Why Global Antiquity?

The minor in Global Antiquity offers students the opportunity to craft an individualized course of study on ancient societies, the development of “Classical” traditions, and their continuing cultural significance. Ancient societies in South Asia, ancient China, the Mediterranean, and the near East developed the enduring paradigms of thought that structure our ways of understanding the world; the Global Antiquity Minor trains students to develop tools of analysis for the ancient world.  The study of antiquity requires an interdisciplinary array of scholarly approaches to interpret the fragmentary sources (textual and material) that remain to us today: at the heart of all of these methodologies is a strong foundation in ancient languages to engage with cultures in their own linguistic form.  In designing a course of study, students are encouraged to seek unexpected connections across regions and periods, to think historically, and to view antiquity as dynamically transforming and globally interconnected through multiple forms of intercultural contact.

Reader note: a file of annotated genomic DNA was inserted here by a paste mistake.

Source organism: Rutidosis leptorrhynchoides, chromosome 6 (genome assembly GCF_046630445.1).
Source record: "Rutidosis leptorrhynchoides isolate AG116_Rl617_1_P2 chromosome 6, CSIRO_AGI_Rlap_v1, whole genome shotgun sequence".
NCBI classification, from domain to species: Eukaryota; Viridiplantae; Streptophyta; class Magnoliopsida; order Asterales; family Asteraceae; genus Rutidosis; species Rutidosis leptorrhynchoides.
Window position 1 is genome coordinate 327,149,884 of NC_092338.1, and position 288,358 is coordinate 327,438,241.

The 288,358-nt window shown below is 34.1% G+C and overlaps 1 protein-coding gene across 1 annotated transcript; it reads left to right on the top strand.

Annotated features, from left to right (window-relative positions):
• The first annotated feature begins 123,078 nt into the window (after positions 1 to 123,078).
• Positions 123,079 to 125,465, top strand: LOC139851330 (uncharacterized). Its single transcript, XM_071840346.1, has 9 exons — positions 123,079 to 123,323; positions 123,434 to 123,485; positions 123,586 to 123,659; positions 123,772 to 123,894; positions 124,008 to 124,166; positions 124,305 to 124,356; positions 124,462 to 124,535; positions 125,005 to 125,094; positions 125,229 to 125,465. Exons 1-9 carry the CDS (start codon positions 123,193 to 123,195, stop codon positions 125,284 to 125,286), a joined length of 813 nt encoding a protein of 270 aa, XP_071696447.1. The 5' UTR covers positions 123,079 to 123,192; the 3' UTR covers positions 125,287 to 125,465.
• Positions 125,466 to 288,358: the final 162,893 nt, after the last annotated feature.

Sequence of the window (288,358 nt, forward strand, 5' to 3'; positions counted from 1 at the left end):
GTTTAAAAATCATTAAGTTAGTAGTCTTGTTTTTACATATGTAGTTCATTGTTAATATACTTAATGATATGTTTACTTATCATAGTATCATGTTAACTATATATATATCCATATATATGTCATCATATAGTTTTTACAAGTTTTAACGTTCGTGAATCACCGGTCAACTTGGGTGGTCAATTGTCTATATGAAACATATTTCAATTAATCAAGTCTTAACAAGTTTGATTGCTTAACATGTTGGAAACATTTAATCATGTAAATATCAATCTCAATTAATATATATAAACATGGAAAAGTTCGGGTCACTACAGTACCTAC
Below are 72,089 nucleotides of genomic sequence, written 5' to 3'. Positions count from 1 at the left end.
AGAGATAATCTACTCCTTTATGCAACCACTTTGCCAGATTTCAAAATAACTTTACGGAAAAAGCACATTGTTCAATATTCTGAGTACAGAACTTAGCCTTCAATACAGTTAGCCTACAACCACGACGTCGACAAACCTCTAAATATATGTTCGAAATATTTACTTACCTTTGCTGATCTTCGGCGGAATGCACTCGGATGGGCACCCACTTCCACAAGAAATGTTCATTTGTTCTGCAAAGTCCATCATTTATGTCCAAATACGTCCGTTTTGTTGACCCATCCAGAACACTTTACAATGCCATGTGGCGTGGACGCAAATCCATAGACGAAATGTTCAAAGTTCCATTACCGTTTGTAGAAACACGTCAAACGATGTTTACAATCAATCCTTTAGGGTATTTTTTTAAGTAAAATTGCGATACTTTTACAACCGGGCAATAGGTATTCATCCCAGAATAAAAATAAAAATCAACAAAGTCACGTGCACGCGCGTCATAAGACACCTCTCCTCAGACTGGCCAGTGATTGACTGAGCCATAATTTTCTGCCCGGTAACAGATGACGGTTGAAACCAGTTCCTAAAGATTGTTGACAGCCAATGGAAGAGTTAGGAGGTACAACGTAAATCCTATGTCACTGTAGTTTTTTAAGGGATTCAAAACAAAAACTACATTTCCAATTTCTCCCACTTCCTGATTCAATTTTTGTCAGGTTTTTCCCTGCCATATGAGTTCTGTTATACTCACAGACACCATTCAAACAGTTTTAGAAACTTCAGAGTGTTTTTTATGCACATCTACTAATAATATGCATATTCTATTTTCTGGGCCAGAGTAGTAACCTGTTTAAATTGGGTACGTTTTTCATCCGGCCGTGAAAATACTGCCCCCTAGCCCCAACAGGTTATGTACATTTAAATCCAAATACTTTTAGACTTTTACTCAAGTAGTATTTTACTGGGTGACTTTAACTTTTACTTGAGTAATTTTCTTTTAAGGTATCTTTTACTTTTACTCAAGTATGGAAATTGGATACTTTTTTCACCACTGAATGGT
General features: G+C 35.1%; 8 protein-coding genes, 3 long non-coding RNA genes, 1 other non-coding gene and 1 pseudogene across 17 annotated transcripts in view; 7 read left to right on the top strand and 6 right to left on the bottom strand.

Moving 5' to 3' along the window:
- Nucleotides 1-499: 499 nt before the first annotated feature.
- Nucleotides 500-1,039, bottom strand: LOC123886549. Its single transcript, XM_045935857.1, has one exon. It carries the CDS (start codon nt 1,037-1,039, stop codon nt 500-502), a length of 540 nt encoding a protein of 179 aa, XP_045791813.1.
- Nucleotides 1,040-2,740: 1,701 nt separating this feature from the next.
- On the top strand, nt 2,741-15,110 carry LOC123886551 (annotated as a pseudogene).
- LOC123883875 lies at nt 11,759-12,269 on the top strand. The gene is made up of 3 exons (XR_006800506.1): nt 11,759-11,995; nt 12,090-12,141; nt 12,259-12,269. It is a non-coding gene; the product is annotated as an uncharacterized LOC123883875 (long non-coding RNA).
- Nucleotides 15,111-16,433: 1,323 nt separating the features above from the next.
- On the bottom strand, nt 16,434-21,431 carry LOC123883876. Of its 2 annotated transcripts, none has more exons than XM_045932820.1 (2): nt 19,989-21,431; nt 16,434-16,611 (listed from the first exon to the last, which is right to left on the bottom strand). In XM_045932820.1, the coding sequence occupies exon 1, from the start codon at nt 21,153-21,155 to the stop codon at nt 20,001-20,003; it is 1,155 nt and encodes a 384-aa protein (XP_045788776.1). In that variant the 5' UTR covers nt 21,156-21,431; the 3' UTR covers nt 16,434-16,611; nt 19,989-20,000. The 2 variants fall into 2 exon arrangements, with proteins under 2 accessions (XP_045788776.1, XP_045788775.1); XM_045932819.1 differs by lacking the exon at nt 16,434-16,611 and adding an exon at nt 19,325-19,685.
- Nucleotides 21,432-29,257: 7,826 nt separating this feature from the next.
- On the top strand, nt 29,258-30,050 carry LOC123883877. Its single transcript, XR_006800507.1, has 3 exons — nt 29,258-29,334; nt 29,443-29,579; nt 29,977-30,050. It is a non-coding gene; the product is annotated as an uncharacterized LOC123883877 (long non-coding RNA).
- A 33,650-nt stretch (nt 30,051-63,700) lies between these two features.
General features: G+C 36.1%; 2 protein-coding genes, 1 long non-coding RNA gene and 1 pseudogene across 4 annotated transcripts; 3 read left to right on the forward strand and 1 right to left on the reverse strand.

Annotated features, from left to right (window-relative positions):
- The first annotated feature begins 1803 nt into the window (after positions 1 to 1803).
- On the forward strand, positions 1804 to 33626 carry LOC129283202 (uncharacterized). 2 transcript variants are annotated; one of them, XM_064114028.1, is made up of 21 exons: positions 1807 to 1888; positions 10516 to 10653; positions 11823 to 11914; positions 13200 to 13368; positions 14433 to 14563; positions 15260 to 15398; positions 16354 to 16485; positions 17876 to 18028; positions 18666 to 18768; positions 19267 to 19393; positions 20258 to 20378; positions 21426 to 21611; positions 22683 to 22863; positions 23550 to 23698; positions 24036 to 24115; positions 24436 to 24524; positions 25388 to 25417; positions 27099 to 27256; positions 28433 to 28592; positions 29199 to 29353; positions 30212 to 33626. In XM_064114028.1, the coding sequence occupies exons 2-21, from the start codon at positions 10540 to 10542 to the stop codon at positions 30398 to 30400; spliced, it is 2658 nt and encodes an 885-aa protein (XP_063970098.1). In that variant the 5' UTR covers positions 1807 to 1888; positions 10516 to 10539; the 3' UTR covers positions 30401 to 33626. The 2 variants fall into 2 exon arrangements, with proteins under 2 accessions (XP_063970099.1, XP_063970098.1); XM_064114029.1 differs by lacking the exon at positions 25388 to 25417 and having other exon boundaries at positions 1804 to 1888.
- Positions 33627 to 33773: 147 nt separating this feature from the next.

Image: The 11th Map of Asia (Descriptio Undecimae Tabulae Asiae) from Ptolemy’s Geography, depicting India beyond the Ganges (India extra Gangem) and the land of the Sinae in south-east Asia. British Library Harley MS 7182, 15th century. Public domain image accessed from Wikicommons.